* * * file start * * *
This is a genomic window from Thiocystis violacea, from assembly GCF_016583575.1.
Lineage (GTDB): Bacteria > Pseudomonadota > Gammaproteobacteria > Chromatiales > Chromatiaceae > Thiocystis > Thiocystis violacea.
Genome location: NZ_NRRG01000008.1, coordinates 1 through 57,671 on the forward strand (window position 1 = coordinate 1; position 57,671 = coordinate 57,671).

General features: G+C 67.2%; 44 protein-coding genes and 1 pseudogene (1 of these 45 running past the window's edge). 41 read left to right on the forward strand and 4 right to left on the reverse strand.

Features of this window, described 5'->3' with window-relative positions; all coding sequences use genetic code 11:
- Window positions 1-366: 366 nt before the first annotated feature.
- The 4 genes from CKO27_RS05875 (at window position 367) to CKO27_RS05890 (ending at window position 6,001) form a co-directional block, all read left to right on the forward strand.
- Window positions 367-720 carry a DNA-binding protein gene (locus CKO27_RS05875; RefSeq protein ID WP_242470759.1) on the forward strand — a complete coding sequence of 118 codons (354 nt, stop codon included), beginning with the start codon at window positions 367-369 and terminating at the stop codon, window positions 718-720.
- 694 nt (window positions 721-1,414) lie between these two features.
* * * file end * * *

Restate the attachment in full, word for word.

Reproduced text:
This is a genomic window from Thiocystis violacea, from assembly GCF_016583575.1.
Lineage (GTDB): Bacteria > Pseudomonadota > Gammaproteobacteria > Chromatiales > Chromatiaceae > Thiocystis > Thiocystis violacea.
Genome location: NZ_NRRG01000008.1, coordinates 1 through 57,671 on the forward strand (window position 1 = coordinate 1; position 57,671 = coordinate 57,671).

General features: G+C 67.2%; 44 protein-coding genes and 1 pseudogene (1 of these 45 running past the window's edge). 41 read left to right on the forward strand and 4 right to left on the reverse strand.

Features of this window, described 5'->3' with window-relative positions; all coding sequences use genetic code 11:
- Window positions 1-366: 366 nt before the first annotated feature.
- The 4 genes from CKO27_RS05875 (at window position 367) to CKO27_RS05890 (ending at window position 6,001) form a co-directional block, all read left to right on the forward strand.
- Window positions 367-720 carry a DNA-binding protein gene (locus CKO27_RS05875; RefSeq protein ID WP_242470759.1) on the forward strand — a complete coding sequence of 118 codons (354 nt, stop codon included), beginning with the start codon at window positions 367-369 and terminating at the stop codon, window positions 718-720.
- 694 nt (window positions 721-1,414) lie between these two features.